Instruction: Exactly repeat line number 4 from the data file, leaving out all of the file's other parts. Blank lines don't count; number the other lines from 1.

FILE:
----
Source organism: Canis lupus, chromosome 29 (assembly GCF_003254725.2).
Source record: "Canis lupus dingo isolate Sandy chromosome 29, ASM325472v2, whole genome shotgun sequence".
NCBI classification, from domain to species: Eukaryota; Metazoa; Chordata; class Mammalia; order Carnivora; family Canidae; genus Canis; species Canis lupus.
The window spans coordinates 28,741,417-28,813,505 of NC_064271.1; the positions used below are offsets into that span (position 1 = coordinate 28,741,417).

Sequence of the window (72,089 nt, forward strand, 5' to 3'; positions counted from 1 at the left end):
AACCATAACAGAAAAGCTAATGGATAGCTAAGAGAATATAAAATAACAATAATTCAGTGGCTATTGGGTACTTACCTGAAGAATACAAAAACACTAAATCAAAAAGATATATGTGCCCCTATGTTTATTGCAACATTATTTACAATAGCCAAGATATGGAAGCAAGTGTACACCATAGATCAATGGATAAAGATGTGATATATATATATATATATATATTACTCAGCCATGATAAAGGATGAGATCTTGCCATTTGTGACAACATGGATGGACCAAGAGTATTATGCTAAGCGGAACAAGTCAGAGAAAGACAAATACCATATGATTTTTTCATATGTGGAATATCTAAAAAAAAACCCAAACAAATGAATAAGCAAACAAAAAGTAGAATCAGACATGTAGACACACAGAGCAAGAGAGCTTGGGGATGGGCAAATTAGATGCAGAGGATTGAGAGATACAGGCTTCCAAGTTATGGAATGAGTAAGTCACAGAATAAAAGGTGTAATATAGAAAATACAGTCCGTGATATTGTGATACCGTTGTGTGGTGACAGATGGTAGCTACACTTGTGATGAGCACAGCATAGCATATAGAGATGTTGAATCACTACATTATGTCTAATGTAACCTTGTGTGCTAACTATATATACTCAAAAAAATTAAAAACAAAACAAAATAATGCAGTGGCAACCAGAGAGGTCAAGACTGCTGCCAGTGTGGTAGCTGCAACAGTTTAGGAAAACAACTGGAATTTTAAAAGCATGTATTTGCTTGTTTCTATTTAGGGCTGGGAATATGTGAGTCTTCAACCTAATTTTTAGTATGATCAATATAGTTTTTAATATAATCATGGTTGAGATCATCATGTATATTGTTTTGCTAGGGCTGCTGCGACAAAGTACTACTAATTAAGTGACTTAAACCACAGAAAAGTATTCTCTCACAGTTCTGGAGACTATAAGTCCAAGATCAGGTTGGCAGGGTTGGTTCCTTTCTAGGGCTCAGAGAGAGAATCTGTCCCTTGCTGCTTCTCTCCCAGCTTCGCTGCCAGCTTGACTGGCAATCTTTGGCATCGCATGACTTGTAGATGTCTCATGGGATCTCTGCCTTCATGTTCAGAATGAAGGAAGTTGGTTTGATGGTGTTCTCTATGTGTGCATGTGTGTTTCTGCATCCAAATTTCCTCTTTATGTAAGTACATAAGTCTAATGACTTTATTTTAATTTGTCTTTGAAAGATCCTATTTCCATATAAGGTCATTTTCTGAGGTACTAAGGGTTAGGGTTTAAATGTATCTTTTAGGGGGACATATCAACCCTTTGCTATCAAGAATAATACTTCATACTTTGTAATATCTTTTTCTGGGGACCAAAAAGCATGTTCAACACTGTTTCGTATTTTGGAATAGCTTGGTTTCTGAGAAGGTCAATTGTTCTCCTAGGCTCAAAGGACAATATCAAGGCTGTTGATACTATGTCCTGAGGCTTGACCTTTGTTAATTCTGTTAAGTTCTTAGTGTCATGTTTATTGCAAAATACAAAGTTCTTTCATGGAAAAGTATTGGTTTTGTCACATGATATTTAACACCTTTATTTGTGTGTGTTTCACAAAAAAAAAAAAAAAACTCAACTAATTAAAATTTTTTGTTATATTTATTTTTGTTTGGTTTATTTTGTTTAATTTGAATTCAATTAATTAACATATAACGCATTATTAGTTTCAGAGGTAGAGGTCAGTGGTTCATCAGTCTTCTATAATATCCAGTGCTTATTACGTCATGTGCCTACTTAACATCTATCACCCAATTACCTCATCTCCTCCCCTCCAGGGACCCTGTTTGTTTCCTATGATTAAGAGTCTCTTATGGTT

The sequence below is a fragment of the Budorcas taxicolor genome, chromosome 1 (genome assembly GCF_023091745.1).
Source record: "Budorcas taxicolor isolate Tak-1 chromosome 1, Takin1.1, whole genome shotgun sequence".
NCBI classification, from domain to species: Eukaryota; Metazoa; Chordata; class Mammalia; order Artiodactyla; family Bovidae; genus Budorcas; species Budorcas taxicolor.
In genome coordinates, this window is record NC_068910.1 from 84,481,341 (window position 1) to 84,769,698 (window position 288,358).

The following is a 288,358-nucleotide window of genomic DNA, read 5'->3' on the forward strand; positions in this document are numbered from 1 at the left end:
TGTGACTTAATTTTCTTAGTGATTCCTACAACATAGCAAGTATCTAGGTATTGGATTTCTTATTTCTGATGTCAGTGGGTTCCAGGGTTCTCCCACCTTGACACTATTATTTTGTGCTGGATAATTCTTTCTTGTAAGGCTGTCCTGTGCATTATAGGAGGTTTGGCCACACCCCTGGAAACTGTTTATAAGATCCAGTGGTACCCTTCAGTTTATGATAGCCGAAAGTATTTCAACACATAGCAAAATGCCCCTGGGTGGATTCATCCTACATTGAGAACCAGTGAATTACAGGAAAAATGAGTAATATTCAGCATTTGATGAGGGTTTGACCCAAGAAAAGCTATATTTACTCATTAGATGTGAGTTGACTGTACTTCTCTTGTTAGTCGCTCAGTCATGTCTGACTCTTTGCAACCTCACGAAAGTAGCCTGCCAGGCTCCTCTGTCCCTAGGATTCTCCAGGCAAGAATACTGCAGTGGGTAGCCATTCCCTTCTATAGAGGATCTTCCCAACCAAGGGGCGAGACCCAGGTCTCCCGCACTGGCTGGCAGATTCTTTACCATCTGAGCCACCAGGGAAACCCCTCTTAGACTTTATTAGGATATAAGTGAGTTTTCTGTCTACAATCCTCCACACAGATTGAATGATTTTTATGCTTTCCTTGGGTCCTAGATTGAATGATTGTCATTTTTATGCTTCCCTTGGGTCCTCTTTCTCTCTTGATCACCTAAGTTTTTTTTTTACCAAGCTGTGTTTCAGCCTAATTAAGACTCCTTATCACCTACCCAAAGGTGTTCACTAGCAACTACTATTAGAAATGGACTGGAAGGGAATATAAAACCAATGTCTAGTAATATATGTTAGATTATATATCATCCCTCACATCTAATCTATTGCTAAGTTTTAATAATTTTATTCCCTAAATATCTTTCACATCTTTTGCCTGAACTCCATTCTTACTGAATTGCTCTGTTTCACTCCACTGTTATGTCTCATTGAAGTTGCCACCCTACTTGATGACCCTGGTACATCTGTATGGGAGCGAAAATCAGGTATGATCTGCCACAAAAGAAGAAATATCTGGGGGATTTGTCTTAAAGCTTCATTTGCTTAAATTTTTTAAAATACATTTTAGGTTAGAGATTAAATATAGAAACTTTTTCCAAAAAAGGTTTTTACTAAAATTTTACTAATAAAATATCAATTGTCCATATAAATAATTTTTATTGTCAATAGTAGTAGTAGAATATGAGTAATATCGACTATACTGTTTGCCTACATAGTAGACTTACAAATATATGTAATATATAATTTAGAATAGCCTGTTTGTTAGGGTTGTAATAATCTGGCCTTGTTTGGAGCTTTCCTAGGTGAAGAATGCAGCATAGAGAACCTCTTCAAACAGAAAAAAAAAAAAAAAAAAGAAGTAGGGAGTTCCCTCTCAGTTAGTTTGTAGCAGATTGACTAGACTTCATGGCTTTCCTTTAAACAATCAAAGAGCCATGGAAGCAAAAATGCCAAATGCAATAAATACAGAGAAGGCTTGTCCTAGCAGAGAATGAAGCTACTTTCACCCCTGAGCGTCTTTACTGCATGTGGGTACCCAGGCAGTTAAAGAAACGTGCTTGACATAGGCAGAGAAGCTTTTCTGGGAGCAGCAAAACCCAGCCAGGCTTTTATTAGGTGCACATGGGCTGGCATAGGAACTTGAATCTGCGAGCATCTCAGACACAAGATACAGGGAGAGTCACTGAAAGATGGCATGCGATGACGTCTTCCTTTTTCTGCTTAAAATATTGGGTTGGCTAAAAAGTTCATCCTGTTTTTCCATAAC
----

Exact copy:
The window spans coordinates 28,741,417-28,813,505 of NC_064271.1; the positions used below are offsets into that span (position 1 = coordinate 28,741,417).